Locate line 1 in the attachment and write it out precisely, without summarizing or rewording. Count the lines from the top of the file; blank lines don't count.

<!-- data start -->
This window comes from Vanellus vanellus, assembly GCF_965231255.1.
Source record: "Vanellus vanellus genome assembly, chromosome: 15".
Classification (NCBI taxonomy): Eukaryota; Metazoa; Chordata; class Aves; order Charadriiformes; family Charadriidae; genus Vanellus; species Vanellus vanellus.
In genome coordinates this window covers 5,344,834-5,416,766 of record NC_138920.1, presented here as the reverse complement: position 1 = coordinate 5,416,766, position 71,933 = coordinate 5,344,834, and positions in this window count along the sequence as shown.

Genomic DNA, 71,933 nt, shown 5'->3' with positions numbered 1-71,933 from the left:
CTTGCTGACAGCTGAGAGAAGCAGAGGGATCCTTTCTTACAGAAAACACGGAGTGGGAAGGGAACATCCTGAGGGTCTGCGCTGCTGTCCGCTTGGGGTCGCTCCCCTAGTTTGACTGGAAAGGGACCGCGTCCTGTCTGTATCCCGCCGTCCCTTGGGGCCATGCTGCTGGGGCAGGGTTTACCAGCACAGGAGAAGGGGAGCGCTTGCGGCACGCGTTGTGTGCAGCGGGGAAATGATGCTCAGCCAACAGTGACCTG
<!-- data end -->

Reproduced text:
This window comes from Vanellus vanellus, assembly GCF_965231255.1.